What I find most disappointing about the 'New Puritans' is that their approach lacks intellectual sophistication and critical thought. The relationship between representation and reality is complex, the meanings and implications of pornography, sex work and advertising are many and varied, and sometimes contradictory. If feminism is to have any chance of achieving its aim of say, ending violence against women, it has to embrace this complexity and contradiction. I don't want to offend anyone, but the 'new puritans' don't have the analytical or philosophical backbone to do this. I'm not offended by their attachment to Mary Whitehouse style knee-jerk moralism, but I am pretty pissed off.



  1. Great blog, very thought provoking. I think "Feminism" is such a wide umbrella there's no monolithic voice. We do need to protect women from exploitation, but at the same time it's so important to leave room for the voices of all women and not legislate morality that belongs to only a sector.


  2. Thanks. I agree with what you say. Also I don't want to alienate myself from other feminists or them from me, but there are discussions that need to be had!

  3. With you every step of the way on this one.

    One of the challenges of any group (in this case, feminism) seeking to disrupt the status quo, is to avoid mimicking the group bullying behavior employed by the status quo.

    Specific to sexism, is the bullying around sex & gender. The institutionalized oppressions of women, queers & anyone else "not male" are so ingrained and widely accepted, that it takes a great deal of deliberate thought and effort to distinguish the mechanics of sex oppression and then to interrupt it.

    People get all freaked out by sex. We get upset by sexuality that is different than ours or perhaps by even discussing it.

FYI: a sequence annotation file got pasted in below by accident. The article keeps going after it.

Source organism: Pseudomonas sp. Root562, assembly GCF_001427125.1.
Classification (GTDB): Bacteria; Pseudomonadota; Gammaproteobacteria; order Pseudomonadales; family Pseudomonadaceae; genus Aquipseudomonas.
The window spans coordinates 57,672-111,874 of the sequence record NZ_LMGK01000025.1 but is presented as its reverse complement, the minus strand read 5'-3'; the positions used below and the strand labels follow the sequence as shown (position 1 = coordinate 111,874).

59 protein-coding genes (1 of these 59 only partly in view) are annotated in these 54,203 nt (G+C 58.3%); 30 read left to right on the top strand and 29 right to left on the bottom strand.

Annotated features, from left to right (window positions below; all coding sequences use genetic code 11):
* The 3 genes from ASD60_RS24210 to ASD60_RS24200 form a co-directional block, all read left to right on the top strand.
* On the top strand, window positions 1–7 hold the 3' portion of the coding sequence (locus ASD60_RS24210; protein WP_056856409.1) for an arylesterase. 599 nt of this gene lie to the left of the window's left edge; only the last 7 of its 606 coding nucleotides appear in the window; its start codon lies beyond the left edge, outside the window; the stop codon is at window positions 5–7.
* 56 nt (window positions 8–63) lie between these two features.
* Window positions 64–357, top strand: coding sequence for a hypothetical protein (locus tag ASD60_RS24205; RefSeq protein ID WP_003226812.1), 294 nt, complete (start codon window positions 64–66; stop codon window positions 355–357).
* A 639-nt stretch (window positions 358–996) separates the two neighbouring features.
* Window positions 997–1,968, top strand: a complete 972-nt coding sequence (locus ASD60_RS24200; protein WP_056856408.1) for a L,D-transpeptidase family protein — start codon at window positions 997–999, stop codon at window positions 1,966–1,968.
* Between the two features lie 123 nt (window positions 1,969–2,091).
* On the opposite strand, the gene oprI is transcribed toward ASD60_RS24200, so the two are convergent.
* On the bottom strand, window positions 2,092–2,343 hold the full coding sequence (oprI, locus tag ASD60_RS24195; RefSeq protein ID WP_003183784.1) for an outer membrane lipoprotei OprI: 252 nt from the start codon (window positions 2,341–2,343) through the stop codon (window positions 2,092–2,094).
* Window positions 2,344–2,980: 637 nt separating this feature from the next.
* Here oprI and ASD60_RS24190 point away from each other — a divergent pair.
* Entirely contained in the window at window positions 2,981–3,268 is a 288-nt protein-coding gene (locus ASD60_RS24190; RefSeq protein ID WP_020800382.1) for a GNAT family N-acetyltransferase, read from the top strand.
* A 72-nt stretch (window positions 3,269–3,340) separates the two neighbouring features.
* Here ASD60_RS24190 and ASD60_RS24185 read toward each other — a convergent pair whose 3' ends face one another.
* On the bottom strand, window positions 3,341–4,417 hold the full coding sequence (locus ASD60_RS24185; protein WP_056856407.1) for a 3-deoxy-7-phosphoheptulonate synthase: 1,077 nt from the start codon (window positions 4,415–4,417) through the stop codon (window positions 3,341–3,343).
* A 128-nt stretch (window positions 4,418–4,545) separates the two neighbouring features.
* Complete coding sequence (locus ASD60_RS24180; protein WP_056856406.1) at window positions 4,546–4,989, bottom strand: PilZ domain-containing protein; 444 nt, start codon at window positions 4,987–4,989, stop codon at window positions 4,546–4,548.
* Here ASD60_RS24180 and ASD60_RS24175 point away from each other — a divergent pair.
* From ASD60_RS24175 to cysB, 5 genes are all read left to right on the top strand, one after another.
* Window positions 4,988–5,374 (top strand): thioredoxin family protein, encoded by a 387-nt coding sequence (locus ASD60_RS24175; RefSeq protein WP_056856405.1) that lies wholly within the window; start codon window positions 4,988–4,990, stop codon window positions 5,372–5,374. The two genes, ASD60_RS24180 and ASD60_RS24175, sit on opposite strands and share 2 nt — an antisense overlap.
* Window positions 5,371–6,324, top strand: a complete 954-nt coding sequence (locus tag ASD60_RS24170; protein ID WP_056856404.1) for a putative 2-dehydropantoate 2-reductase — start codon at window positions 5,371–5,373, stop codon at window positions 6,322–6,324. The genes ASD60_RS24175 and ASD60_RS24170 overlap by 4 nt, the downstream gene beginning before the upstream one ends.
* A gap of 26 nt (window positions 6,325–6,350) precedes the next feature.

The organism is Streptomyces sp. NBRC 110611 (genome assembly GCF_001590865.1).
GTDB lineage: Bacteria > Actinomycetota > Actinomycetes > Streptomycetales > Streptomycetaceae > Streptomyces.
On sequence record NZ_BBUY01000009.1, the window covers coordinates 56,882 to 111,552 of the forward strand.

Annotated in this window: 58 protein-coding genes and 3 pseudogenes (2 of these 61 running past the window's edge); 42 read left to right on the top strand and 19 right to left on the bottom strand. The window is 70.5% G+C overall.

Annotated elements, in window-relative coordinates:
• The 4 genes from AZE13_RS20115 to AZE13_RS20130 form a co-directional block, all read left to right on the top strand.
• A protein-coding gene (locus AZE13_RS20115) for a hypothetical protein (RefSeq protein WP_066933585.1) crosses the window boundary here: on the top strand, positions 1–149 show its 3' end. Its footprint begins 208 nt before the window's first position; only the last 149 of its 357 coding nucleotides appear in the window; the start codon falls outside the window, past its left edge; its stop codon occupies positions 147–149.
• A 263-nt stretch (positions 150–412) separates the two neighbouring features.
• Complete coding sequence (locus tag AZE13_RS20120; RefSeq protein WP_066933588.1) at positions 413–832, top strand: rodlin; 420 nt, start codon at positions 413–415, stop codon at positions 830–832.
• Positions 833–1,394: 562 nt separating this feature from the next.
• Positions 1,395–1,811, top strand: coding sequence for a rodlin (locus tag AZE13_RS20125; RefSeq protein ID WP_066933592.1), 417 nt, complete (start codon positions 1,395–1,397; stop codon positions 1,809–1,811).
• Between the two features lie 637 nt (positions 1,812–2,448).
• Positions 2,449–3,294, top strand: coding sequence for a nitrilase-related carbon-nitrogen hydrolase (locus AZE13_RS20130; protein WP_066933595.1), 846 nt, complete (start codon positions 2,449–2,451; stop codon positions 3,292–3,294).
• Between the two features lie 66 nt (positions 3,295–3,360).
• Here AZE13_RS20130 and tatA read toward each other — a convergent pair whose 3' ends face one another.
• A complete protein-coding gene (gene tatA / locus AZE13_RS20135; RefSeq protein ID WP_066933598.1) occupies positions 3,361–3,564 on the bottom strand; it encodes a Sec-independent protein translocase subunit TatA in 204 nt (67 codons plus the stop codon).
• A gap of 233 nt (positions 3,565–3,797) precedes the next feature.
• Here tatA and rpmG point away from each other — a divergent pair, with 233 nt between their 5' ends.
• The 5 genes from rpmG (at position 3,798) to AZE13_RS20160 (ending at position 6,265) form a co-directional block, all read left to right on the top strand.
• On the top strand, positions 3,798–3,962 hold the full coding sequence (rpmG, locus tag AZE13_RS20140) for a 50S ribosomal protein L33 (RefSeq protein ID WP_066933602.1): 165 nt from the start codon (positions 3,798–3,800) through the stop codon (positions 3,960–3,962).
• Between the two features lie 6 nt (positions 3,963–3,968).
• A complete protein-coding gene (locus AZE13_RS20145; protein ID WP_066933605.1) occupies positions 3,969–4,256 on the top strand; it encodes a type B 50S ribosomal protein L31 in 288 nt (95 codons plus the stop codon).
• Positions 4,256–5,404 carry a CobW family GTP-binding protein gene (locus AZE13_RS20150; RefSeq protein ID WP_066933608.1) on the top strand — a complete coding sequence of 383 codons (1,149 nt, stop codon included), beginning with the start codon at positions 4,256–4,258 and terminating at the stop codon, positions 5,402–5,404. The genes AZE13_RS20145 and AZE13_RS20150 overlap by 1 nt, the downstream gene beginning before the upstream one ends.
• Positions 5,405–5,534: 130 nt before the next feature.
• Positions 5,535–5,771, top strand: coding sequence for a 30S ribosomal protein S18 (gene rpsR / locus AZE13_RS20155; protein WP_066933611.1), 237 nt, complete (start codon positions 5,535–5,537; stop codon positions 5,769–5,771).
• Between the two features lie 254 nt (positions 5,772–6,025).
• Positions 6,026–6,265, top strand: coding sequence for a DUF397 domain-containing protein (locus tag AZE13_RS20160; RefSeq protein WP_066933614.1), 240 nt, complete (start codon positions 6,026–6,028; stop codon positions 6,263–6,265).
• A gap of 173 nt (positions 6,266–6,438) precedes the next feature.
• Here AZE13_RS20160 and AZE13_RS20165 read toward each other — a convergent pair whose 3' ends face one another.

Also, we like the feeling of being in agreement. It is very easy to get someone to agree with an argument about why a certain topic of sexuality is bad.

    But, agreement is not fact nor reasoning. It is simply agreement...mob thinking.

    The core liberty of feminism is agency - a woman's right to define herself in her own terms, every bit the equal of a man's right to do the same by virtue of the absence of any fact of nature that would make women worse or men better.

    When a person declares that another person is good or bad, slut or prude, victim or abuser based on how that person views his or her own values; it makes no difference if it's patriarchy or feminism. It is the denial of a person's right to choose their own identity and it is oppression.

  4. @sexgenderbody Absolutely! And beautifully expressed.

  5. Completely with you on this, I never understand why it's apparently feminist to oppose porn/stripping etc, it's fine to dislike it personally but I don't agree with bans. As for the ad though, that's actually a bit disturbing, I don't see any context or statement being made or it's relevance to the product being sold. It's not anything BDSM related, it's for home furnishings so I can understand why some people complained about it.

  6. hello LadyMcScamp! Thanks for your comments. I know what you mean about the ad, but most ads use unrelated images/concepts to sell their products.

    I object to how a handful of complaints lead to an ad being banned. I find many cultural products offensive e.g. racist, sexist, homophobic but I would not demand they got censored just because I didn't like them.